Infoscience

Thesis

High Frequency Effects of Impedances and Coatings in the CLIC Damping Rings

The Compact Linear Collider (CLIC) is a 3 TeV e+e- machine, currently under design at CERN, that targets to explore the terascale particle physics regime. The experiment requires a high luminosity of 2x10^34 cm^2 s^-1, which can be achieved with ultra low emittances delivered from the Damping Rings (DRs) complex. The high bunch brightness of the DRs gives rise to several collective effects that can limit the machine performance. Impedance studies during the design stage of the DR are of great importance to ensure safe operation under nominal parameters. As a first step, the transverse impedance model of the DR is built, accounting for the whole machine. Beam dynamics simulations are performed with HEADTAIL to investigate the effect on beam dynamics. For the correct impedance modeling of the machine elements, knowledge of the material properties is essential up to hundreds of GHz, where the bunch spectrum extends. Specifically, Non Evaporable Getter (NEG) is a commonly used coating for good vacuum but its properties up to high frequencies were still widely unexplored. A new method using rectangular waveguides is proposed, benchmarked and applied for the first time to characterize NEG up to hundreds of GHz. The numerical tools used for the DR studies are applied and benchmarked with measurements in other light sources. In particular, single bunch measurements were performed in the ALBA light source and compared to the model prediction using HEADTAIL. The impedance budget of ALBA was estimated before and after the installation of a pinger magnet. Furthermore, studies were also carried out for the Swiss Light Source (SLS) upgrade to investigate the machine performance in terms of single bunch instabilities for lattices with negative momentum compaction factor.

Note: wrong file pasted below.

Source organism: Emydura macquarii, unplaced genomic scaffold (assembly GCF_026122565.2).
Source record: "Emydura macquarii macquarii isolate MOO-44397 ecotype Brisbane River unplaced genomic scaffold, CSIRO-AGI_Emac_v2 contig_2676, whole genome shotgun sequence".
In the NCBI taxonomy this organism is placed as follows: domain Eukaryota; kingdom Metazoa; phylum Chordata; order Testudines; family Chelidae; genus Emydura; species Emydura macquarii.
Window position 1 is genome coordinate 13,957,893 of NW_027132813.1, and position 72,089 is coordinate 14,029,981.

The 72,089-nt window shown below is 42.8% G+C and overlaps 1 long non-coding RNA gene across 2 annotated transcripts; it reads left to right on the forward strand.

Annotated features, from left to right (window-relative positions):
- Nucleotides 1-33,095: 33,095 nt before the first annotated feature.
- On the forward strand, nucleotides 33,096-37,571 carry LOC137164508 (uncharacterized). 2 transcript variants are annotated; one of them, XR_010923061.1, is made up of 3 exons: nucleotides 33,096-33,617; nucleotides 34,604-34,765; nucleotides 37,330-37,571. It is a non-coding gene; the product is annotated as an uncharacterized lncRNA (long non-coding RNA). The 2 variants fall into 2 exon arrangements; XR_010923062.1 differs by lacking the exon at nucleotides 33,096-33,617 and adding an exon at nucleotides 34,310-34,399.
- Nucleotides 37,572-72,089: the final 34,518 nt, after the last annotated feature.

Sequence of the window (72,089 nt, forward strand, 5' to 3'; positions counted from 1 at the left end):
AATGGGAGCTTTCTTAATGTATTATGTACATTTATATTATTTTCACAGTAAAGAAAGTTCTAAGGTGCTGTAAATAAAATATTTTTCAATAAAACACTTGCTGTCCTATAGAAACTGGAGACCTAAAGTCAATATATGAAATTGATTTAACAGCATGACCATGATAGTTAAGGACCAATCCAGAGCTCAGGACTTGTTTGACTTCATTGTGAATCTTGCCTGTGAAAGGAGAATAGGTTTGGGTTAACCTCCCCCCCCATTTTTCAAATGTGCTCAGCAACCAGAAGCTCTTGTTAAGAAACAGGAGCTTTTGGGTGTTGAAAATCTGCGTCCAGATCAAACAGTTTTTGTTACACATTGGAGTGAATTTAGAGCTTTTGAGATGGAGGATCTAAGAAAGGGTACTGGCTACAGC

Related material